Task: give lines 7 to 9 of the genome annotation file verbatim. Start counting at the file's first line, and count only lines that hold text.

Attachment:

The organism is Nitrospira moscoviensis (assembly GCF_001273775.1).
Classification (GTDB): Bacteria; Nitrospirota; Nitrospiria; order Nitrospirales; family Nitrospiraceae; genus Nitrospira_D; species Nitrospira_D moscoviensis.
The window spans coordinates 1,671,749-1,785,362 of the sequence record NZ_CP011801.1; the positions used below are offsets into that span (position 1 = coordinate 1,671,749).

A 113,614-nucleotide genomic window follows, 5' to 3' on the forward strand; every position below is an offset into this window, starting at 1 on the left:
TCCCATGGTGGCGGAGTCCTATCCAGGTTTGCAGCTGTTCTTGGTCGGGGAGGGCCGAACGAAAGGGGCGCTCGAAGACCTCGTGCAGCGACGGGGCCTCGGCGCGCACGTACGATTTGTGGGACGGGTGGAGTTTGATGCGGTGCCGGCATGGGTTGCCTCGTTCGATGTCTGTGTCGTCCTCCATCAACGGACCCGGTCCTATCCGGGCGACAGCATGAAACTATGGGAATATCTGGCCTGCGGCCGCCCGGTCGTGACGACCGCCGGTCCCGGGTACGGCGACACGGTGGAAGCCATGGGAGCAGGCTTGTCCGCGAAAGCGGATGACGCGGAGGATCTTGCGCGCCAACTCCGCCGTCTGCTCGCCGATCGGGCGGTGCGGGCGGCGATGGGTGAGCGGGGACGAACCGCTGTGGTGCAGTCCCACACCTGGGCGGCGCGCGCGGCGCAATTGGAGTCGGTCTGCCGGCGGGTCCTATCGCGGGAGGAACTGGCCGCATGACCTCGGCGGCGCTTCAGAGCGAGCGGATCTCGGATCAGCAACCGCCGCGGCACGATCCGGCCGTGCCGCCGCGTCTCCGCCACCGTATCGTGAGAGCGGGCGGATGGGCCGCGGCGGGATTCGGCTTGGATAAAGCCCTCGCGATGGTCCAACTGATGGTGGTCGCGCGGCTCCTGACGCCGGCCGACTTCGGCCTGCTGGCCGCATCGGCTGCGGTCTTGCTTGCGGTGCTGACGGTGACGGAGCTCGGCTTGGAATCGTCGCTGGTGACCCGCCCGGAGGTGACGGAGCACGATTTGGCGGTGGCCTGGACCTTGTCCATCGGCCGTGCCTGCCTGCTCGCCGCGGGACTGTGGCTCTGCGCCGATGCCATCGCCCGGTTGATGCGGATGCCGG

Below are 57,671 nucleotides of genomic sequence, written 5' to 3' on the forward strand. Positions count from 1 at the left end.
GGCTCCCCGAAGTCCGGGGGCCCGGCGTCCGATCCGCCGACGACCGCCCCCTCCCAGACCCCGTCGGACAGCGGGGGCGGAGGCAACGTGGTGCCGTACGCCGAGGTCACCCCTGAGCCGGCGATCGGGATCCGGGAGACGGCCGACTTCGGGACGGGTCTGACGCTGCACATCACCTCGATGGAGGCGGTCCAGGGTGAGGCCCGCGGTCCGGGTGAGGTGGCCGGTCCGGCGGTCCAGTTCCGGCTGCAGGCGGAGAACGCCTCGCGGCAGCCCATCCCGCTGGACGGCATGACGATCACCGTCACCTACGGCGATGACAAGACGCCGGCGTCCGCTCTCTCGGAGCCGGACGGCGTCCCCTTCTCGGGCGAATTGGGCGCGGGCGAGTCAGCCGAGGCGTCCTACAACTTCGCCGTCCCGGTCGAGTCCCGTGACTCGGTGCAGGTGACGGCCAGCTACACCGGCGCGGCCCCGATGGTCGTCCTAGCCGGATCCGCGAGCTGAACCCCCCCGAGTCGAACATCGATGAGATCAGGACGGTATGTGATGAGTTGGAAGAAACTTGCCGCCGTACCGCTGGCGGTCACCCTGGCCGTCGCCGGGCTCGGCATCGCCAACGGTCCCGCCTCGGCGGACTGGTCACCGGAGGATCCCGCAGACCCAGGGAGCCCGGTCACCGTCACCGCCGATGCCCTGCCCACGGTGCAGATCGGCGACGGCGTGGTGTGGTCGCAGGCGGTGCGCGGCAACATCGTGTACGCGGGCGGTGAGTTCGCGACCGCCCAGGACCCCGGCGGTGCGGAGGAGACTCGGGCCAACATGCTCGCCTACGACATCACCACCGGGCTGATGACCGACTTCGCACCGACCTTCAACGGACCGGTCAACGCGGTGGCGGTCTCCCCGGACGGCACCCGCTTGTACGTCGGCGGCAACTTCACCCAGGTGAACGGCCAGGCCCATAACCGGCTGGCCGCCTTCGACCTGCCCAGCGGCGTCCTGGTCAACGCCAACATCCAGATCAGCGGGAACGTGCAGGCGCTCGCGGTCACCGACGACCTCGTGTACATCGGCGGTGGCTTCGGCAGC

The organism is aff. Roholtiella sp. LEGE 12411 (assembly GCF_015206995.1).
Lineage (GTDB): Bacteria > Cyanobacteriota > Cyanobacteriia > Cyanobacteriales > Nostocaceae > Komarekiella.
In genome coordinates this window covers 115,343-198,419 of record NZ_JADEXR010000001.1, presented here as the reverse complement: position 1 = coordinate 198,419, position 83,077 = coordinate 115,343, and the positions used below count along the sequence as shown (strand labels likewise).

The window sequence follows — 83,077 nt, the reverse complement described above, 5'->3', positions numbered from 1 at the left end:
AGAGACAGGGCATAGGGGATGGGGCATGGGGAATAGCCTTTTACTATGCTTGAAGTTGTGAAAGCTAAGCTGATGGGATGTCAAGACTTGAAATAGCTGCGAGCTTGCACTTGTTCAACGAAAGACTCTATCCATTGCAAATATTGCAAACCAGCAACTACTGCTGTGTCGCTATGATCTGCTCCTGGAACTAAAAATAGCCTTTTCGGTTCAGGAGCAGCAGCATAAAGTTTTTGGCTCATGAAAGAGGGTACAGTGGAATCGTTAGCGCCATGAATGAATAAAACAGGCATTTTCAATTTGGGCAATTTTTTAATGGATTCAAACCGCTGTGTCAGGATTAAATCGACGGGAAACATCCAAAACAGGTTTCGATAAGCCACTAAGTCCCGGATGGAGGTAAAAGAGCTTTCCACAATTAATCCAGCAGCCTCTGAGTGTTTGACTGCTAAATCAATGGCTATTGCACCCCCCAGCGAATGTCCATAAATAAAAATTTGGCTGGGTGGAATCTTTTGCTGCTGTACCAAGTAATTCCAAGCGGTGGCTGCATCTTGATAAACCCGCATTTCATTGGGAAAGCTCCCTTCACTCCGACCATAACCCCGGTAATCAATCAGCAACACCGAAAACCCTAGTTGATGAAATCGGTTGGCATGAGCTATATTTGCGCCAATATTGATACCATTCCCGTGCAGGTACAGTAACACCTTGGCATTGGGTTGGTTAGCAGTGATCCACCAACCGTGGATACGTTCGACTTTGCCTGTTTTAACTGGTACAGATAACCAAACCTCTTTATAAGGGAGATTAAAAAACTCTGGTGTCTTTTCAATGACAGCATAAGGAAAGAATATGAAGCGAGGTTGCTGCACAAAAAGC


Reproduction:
GGCTCCCCGAAGTCCGGGGGCCCGGCGTCCGATCCGCCGACGACCGCCCCCTCCCAGACCCCGTCGGACAGCGGGGGCGGAGGCAACGTGGTGCCGTACGCCGAGGTCACCCCTGAGCCGGCGATCGGGATCCGGGAGACGGCCGACTTCGGGACGGGTCTGACGCTGCACATCACCTCGATGGAGGCGGTCCAGGGTGAGGCCCGCGGTCCGGGTGAGGTGGCCGGTCCGGCGGTCCAGTTCCGGCTGCAGGCGGAGAACGCCTCGCGGCAGCCCATCCCGCTGGACGGCATGACGATCACCGTCACCTACGGCGATGACAAGACGCCGGCGTCCGCTCTCTCGGAGCCGGACGGCGTCCCCTTCTCGGGCGAATTGGGCGCGGGCGAGTCAGCCGAGGCGTCCTACAACTTCGCCGTCCCGGTCGAGTCCCGTGACTCGGTGCAGGTGACGGCCAGCTACACCGGCGCGGCCCCGATGGTCGTCCTAGCCGGATCCGCGAGCTGAACCCCCCCGAGTCGAACATCGATGAGATCAGGACGGTATGTGATGAGTTGGAAGAAACTTGCCGCCGTACCGCTGGCGGTCACCCTGGCCGTCGCCGGGCTCGGCATCGCCAACGGTCCCGCCTCGGCGGACTGGTCACCGGAGGATCCCGCAGACCCAGGGAGCCCGGTCACCGTCACCGCCGATGCCCTGCCCACGGTGCAGATCGGCGACGGCGTGGTGTGGTCGCAGGCGGTGCGCGGCAACATCGTGTACGCGGGCGGTGAGTTCGCGACCGCCCAGGACCCCGGCGGTGCGGAGGAGACTCGGGCCAACATGCTCGCCTACGACATCACCACCGGGCTGATGACCGACTTCGCACCGACCTTCAACGGACCGGTCAACGCGGTGGCGGTCTCCCCGGACGGCACCCGCTTGTACGTCGGCGGCAACTTCACCCAGGTGAACGGCCAGGCCCATAACCGGCTGGCCGCCTTCGACCTGCCCAGCGGCGTCCTGGTCAACGCCAACATCCAGATCAGCGGGAACGTGCAGGCGCTCGCGGTCACCGACGACCTCGTGTACATCGGCGGTGGCTTCGGCAGC

The organism is aff. Roholtiella sp. LEGE 12411 (assembly GCF_015206995.1).
Lineage (GTDB): Bacteria > Cyanobacteriota > Cyanobacteriia > Cyanobacteriales > Nostocaceae > Komarekiella.